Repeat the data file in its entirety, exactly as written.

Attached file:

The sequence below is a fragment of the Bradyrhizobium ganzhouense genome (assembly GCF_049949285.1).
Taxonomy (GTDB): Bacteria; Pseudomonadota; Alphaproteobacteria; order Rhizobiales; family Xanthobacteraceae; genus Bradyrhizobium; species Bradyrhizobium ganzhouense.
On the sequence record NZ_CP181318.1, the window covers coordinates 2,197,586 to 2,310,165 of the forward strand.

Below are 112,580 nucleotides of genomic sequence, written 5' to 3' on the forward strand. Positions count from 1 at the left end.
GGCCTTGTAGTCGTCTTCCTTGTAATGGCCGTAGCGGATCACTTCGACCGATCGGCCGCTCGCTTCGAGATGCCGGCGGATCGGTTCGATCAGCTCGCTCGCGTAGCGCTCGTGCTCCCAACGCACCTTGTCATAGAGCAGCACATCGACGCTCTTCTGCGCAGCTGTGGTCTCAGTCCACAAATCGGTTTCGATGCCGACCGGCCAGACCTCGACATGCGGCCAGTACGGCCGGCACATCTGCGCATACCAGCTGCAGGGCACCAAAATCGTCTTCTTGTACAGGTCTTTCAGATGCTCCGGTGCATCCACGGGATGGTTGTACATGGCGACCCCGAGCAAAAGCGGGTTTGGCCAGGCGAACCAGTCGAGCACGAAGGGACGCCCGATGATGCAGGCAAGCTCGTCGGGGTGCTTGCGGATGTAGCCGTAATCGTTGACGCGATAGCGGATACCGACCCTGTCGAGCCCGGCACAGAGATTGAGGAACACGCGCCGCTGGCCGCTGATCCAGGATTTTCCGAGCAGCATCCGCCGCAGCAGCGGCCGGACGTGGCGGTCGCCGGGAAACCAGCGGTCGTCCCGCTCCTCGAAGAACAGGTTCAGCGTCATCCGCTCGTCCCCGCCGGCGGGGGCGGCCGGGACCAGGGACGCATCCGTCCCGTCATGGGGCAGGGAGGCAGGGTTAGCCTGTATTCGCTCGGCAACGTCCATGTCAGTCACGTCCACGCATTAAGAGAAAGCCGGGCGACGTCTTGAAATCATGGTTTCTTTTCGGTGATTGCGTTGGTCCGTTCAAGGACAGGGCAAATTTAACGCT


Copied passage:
The sequence below is a fragment of the Bradyrhizobium ganzhouense genome (assembly GCF_049949285.1).
Taxonomy (GTDB): Bacteria; Pseudomonadota; Alphaproteobacteria; order Rhizobiales; family Xanthobacteraceae; genus Bradyrhizobium; species Bradyrhizobium ganzhouense.
On the sequence record NZ_CP181318.1, the window covers coordinates 2,197,586 to 2,310,165 of the forward strand.

Below are 112,580 nucleotides of genomic sequence, written 5' to 3' on the forward strand. Positions count from 1 at the left end.
GGCCTTGTAGTCGTCTTCCTTGTAATGGCCGTAGCGGATCACTTCGACCGATCGGCCGCTCGCTTCGAGATGCCGGCGGATCGGTTCGATCAGCTCGCTCGCGTAGCGCTCGTGCTCCCAACGCACCTTGTCATAGAGCAGCACATCGACGCTCTTCTGCGCAGCTGTGGTCTCAGTCCACAAATCGGTTTCGATGCCGACCGGCCAGACCTCGACATGCGGCCAGTACGGCCGGCACATCTGCGCATACCAGCTGCAGGGCACCAAAATCGTCTTCTTGTACAGGTCTTTCAGATGCTCCGGTGCATCCACGGGATGGTTGTACATGGCGACCCCGAGCAAAAGCGGGTTTGGCCAGGCGAACCAGTCGAGCACGAAGGGACGCCCGATGATGCAGGCAAGCTCGTCGGGGTGCTTGCGGATGTAGCCGTAATCGTTGACGCGATAGCGGATACCGACCCTGTCGAGCCCGGCACAGAGATTGAGGAACACGCGCCGCTGGCCGCTGATCCAGGATTTTCCGAGCAGCATCCGCCGCAGCAGCGGCCGGACGTGGCGGTCGCCGGGAAACCAGCGGTCGTCCCGCTCCTCGAAGAACAGGTTCAGCGTCATCCGCTCGTCCCCGCCGGCGGGGGCGGCCGGGACCAGGGACGCATCCGTCCCGTCATGGGGCAGGGAGGCAGGGTTAGCCTGTATTCGCTCGGCAACGTCCATGTCAGTCACGTCCACGCATTAAGAGAAAGCCGGGCGACGTCTTGAAATCATGGTTTCTTTTCGGTGATTGCGTTGGTCCGTTCAAGGACAGGGCAAATTTAACGCT